Types of Cases You May Face Regarding Child Abuse Allegations

Child abuse is defined as the physical, emotional, or sexual harm caused to a minor through abuse or neglect.

Types of Cases You May Face Regarding Child Abuse Allegations in New JerseyWhen you find yourself accused of child abuse, it can be very confusing and worrisome. Often, this leads to more than one kind of legal issue, spanning the spectrum from family law to criminal law and child welfare litigation. There are 4 types of cases you may encounter when faced with child abuse allegations in New Jersey: child abuse and criminal charges, DCPP action, parental restraining orders, and child custody determinations. If you find yourself involved in any of these investigations or related legal proceedings, you must contact an attorney as soon as possible to help you.

Child Abuse and Criminal Charges in Elizabeth NJ

Child abuse, according to New Jersey law, is more than what is perceived as typical abuse.  Any physical or mental injuries caused or permitted by the legal guardian are considered abuse.  It includes abandonment, cruelty, neglect, and sexual abuse.  Leaving the child alone or in a place with which they are unfamiliar and around adults they do not know as well as not providing the minimum degree of care is also abuse. If you are financially capable of keeping a child in good health, with access to food and clothing, and a safe home environment but choose not to offer the child those basic needs, it is considered abuse.  There must be a minimum level of care. Excessive corporal punishment or restraining the child, along with depriving the child of normal social interaction. Anyone found guilty of such abuse is convicted of a 4th-degree criminal offense, that is to say, a felony.  The penalties for child abuse are up to 18 months in prison and a fine of $10,000.

Can DCPP Charge Me With A Criminal Offense in New Jersey?

The short answer to that is no, they cannot.  They can remove the child from the home either temporarily or permanently (after several hearings and evidence of abuse is presented in court).  Your parental rights could be terminated, but not until the alleged abuse has been proven in court. Every allegation received by DCPP, which stands for the Division of Child Protection and Permanency, will be investigated.  A caseworker will interview the parents, relatives, and other adults in the child’s life.

You will have an opportunity to defend yourself and demonstrate that the charges are without merit.  This is where an experienced lawyer is vital.  There are many hearings and steps to be taken before you lose custody of your child.  The courts prefer to keep families together and work with DCPP to develop a safety plan and offer counseling, parenting, and social programs to improve the home environment.  As long as the plan is followed, and the child is not at risk for further abuse, there is no need to remove the child.  Other times, the abuse is so evident that DCPP has no alternative but to contact the County Prosecutor’s office and file a criminal charge against you, leaving you to face felony charges and the possibility of permanently losing custody of the child.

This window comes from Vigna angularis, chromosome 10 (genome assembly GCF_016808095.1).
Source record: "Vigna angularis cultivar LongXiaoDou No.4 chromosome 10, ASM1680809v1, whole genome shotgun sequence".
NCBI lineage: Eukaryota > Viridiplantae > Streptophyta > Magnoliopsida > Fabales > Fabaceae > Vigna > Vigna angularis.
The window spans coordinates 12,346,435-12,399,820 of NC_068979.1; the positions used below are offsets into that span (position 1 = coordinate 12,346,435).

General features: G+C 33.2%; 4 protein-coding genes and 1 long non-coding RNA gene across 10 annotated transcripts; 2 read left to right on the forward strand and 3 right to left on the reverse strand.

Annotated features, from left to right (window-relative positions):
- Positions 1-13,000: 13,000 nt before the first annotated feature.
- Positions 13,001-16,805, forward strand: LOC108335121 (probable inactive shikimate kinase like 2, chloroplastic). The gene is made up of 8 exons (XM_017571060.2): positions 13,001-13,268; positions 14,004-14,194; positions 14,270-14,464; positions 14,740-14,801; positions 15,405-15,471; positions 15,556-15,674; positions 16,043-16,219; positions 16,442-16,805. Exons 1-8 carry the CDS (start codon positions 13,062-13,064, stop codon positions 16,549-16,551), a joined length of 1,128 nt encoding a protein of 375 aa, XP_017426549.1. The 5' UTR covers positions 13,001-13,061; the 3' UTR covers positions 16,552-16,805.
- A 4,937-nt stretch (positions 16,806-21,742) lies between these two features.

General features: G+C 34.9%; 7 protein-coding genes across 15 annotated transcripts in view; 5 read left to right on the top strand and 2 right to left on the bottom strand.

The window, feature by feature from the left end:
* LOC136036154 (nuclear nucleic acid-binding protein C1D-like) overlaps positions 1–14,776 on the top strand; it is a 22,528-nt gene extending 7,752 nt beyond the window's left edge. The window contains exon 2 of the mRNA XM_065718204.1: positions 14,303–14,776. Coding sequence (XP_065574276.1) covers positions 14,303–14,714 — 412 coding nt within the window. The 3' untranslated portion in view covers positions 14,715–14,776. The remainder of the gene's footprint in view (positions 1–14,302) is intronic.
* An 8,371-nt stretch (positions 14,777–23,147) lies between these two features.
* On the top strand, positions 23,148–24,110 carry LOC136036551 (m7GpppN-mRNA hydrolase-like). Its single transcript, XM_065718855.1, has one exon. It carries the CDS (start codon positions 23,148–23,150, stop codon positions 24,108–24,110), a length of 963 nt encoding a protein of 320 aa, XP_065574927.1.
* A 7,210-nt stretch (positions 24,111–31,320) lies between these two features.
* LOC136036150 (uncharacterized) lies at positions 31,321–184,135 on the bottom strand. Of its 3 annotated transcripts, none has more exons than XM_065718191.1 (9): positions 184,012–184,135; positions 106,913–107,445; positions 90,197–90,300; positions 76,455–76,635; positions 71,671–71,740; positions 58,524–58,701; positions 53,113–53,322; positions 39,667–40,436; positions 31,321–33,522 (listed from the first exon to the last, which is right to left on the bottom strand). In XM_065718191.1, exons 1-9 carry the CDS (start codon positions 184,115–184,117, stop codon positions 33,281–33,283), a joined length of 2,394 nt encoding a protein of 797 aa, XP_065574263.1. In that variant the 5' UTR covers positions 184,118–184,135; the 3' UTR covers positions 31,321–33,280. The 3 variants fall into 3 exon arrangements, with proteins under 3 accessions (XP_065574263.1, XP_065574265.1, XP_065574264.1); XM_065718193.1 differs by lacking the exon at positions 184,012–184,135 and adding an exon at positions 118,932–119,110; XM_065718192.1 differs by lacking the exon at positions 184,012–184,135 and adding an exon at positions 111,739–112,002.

Parental Restraining Orders Filed in Union County NJ

If you are accused of child abuse by the other parent of the child, a restraining order can be sought to keep you away from them. A child is unable to petition the court for an order of protection so it must be done for them. It is important to keep a cool head and as much as you may want to, not violate the order under any circumstances.  A temporary order will be set for 24 hours, after which another hearing will decide if the order is to be made permanent.

A permanent order means that any contact between the protected persons and the Defendant can never take place, even when the minor children turn 18 years of age.  If the order isn’t lifted no contact will ever be allowed.  If contact is made, the Defendant can be charged with contempt of court, fined, and even given a jail term if the behavior continues.

Child Custody Determinations

Child Custody DeterminationsThe Court makes its decisions based on the child’s “Best Interests” which is defined as the most optimal circumstances for the child.  This includes social programs, parenting classes, or counseling in which the child and/or the family will participate.  This is usually not a request but a requirement.  The judge may make decisions about the frequency and length of visitations and whether or not they are supervised.  They request information about the child’s care, education, and environment which is used to determine with whom the child is most suited.

Obviously, if you are facing charges of abuse, neglect, abandonment, or cruelty, it is possible and even likely that you will lose custody of the child, at least temporarily.  It is important to gather as much evidence and documentation as possible to support your case.

Have you Been Accused of Child Abuse in Union NJ?

Regardless of the nature of the allegations against you, we will work and protect your rights vehemently.  An allegation does not mean that you will lose custody of your child.  You have the prerogative to present your side in court and we will be there for you every step of the way.

Mr. Edward S. Cooper and his staff have experience in handling these and other related family law issues. It will be our pleasure to get you into our office conveniently located in Linden. We serve clients in all nearby areas, including Westfield, Scotch Plains, Cranford, Clark, Mountainside, Berkeley Heights, Elizabeth, and Green Brook.

Call our office at (908) 481-4625, to schedule an initial consultation and we will be more than happy to guide you through the whole process. From the first call, until the resolution of your case, we will be with you every step of the way.